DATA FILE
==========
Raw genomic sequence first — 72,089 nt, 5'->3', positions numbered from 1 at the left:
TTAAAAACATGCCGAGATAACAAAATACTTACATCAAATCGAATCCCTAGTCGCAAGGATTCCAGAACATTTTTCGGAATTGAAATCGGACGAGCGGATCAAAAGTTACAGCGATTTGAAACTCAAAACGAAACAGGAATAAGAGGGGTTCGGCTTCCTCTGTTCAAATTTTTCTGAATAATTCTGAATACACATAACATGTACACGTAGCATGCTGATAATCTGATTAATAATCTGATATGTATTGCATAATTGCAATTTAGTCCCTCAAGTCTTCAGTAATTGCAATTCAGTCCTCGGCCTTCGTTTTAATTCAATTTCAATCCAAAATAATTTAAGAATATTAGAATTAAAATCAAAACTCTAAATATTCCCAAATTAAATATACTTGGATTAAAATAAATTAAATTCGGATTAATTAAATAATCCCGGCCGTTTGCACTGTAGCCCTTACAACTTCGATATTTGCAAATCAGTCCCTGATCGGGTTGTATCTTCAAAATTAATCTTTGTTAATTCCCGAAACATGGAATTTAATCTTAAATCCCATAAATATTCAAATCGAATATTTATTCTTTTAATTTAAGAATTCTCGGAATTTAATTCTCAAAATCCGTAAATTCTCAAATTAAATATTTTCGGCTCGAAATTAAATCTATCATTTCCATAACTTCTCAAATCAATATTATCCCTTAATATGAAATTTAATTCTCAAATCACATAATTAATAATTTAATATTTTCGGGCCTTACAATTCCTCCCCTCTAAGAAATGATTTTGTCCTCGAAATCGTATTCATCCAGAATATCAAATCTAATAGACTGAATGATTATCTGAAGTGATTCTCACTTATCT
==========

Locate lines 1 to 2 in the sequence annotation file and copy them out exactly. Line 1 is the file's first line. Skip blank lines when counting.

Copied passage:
Raw genomic sequence first — 72,089 nt, 5'->3', positions numbered from 1 at the left:
TTAAAAACATGCCGAGATAACAAAATACTTACATCAAATCGAATCCCTAGTCGCAAGGATTCCAGAACATTTTTCGGAATTGAAATCGGACGAGCGGATCAAAAGTTACAGCGATTTGAAACTCAAAACGAAACAGGAATAAGAGGGGTTCGGCTTCCTCTGTTCAAATTTTTCTGAATAATTCTGAATACACATAACATGTACACGTAGCATGCTGATAATCTGATTAATAATCTGATATGTATTGCATAATTGCAATTTAGTCCCTCAAGTCTTCAGTAATTGCAATTCAGTCCTCGGCCTTCGTTTTAATTCAATTTCAATCCAAAATAATTTAAGAATATTAGAATTAAAATCAAAACTCTAAATATTCCCAAATTAAATATACTTGGATTAAAATAAATTAAATTCGGATTAATTAAATAATCCCGGCCGTTTGCACTGTAGCCCTTACAACTTCGATATTTGCAAATCAGTCCCTGATCGGGTTGTATCTTCAAAATTAATCTTTGTTAATTCCCGAAACATGGAATTTAATCTTAAATCCCATAAATATTCAAATCGAATATTTATTCTTTTAATTTAAGAATTCTCGGAATTTAATTCTCAAAATCCGTAAATTCTCAAATTAAATATTTTCGGCTCGAAATTAAATCTATCATTTCCATAACTTCTCAAATCAATATTATCCCTTAATATGAAATTTAATTCTCAAATCACATAATTAATAATTTAATATTTTCGGGCCTTACAATTCCTCCCCTCTAAGAAATGATTTTGTCCTCGAAATCGTATTCATCCAGAATATCAAATCTAATAGACTGAATGATTATCTGAAGTGATTCTCACTTATCT